We live in a world full of possibilities but they’re not always open to everyone. While the number of women entrepreneurs worldwide has grown over time, women looking to start businesses still struggle to obtain adequate resourcing – funding, logistics and industry knowledge.
According to the World Bank, 45 percent of the world’s economies have laws constraining women’s ability to join and remain in the labour force. So, what sets the more supportive economies apart and where do women entrepreneurs thrive? Better understanding how to close the gender equality gap between markets will move us all forward.
The recently launched Mastercard Index of Women Entrepreneurs (MIWE) delves into publicly available data to track the progress and achievement of women entrepreneurs and business owners in 58 societies around the world, which represent 80 percent of the global female workforce.
To devise the rankings, markets are assigned scores based on multiple indicators covering Women’s Advancement Outcomes (such as labour force participation rates), Knowledge Assets and Financial Access (i.e. tertiary education enrolment, inclination to borrow or save money for business, support for SMEs) and Supporting Entrepreneurial Conditions (such as ease of doing business, cultural norms and governance, etc.).
Critically, what the Mastercard Index reveals is that gender inequalities related to wealth, entrepreneurship, society and culture are often expressed differently in each market – and it’s important to know what those differences are in order to help close the gender gap effectively.
Therefore, the challenge for companies, governments and partner institutions lies in how we can work together to balance these factors to create conducive environments that enable women entrepreneurs to grow and thrive, advancing entire economies in the process.
Money isn’t everything
When viewed from a regional perspective, the results indicate that worldwide, the Middle East and Africa, followed by Asia, provide women entrepreneurs with the least amount of support as compared to other regions.
However, six of the top 20 MIWE scores belong to Asian markets, pointing to diversity in conditions between them. That presents a great case study on the enabling factors that contribute to cultivating female entrepreneurship and also highlights which factors have little to no effect.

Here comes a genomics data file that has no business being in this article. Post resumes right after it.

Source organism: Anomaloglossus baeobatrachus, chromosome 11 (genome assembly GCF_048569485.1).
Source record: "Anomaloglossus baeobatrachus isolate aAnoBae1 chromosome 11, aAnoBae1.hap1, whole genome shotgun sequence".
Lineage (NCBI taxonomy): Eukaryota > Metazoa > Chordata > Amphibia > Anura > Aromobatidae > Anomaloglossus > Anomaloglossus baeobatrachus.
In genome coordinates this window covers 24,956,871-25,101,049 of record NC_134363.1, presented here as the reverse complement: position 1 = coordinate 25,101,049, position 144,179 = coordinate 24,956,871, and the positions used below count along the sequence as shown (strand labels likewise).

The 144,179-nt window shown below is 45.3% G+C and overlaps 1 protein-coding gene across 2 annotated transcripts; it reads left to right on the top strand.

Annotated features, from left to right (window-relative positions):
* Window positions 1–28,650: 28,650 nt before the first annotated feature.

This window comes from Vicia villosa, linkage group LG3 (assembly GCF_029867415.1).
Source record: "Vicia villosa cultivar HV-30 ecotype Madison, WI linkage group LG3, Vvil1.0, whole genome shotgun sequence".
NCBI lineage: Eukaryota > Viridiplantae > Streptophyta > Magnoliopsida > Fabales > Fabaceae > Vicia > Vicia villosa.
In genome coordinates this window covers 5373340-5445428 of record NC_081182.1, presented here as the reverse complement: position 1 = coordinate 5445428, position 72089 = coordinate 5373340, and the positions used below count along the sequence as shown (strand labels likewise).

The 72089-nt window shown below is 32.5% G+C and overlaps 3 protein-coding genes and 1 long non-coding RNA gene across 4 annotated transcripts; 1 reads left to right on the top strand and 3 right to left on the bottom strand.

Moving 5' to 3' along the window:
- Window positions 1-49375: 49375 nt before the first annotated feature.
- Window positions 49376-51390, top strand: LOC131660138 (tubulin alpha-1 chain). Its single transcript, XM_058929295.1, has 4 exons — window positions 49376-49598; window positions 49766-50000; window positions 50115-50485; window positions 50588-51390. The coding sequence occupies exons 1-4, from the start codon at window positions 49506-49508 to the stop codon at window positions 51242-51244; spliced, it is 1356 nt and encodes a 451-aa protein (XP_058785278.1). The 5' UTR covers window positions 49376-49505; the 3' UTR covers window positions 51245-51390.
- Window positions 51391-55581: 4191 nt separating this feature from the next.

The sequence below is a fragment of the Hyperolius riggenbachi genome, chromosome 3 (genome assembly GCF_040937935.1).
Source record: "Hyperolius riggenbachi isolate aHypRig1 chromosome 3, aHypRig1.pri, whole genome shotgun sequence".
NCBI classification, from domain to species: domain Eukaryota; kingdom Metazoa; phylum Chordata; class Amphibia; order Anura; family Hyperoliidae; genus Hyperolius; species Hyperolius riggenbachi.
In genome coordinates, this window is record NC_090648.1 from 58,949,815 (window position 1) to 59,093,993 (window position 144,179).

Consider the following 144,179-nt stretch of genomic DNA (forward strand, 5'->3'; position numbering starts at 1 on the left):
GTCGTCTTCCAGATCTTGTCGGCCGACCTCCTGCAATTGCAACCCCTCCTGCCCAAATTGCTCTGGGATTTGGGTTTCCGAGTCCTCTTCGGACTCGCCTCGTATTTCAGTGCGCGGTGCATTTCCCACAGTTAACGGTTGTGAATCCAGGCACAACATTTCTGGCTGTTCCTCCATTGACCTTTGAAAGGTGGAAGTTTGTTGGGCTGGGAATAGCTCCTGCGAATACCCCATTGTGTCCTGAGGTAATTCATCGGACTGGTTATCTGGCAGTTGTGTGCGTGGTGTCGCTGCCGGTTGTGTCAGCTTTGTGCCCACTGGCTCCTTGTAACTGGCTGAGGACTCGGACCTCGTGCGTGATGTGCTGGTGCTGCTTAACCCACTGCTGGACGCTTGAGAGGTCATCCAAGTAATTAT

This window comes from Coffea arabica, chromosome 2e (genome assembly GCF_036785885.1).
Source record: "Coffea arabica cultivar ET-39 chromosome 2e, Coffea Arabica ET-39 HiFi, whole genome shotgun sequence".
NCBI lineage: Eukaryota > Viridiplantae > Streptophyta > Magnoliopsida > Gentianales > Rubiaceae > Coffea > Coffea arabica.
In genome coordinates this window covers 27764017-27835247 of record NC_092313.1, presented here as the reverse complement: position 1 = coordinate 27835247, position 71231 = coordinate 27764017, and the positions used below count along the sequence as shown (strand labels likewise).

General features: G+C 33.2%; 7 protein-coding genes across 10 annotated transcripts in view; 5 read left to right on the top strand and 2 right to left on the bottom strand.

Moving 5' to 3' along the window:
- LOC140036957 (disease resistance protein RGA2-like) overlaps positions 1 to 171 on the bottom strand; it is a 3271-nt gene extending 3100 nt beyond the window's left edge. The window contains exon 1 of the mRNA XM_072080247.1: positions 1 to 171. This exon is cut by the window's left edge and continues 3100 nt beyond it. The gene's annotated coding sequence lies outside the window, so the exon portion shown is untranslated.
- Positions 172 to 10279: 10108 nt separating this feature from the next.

For example, living in a place with a high-income economy certainly helps aspiring women entrepreneurs. One-third of the Asian markets that rank in the top 20 are high-income economies, including Taiwan, Singapore and Hong Kong SAR. These places offer access to better education, more financial assets and overall more conducive conditions to nurture a business.
However, income only tells part of the story. Though not designated as high-income economies, Thailand, the Philippines and Vietnam all exhibit high MIWE scores. Meanwhile, high-income markets South Korea (36th) and Japan (46th) are notably absent.
Distinguishing necessity from opportunity
Another key finding from the Index is that favourable entrepreneurial conditions and high income aren’t always necessary pre-conditions for female entrepreneurship. If participating in the traditional workforce can meet employees’ needs (with a decent salary and working conditions), they may not feel the need to start their own businesses, especially if starting that business involves barriers beyond their control, such as access to credit.
Women become entrepreneurs for many different reasons. One impetus is opportunity – they have ideas for how to improve an industry and have confidence in their ability to make
Another motivator is necessity – for whatever reason, owning a business may be more practical in the long run, perhaps due to lack of support for women’s participation in the traditional workforce or lack of access to the necessary education to join the labour force.
While MIWE shows that generally more women entrepreneurs start their own businesses due to perceived opportunity rather than out of necessity, a deeper dive into the results reveals that it is some of the lower income economies that exhibit some of the highest rates of female
For instance, Vietnam ranks 20th for female business ownership, while Singapore, which has the eighth best conditions in the world overall for female entrepreneurs to thrive, ranks only 24th on this specific metric.
Social values can make or break female entrepreneurship
While gender inequality persists across the world, it manifests in different ways – through restricted access to education, fewer financial options, less representation in the workforce and more. Notably, women living in places that provide easier access to resources like higher-level education and support for SMEs may still decline to start a business or assume a leadership role if cultural or societal norms discourage them from working, showing ambition or instil a greater fear of failure.
For example, while MIWE shows that India stands out as a prime market for business ownership, producing high proportions of innovative entrepreneurs, only seven out of every 100 business owners are women.
So how do we help? A key area for impact lies in financial resources, where improved access can help women regardless of where they live to start a business and gain more independence.
Keeping women in mind when designing policies and solutions in formal finance can go a long way towards inclusive growth for women. That means making sure that women, regardless of income level or opportunity, can access formal financial resources like bank accounts, credit
We can also help to provide training around how to use these financial resources and education on the benefits they provide to not only sustain livelihood but also to build it.
(Julienne Loh is Executive Vice President, Enterprise Partnerships, Asia Pacific, Mastercard)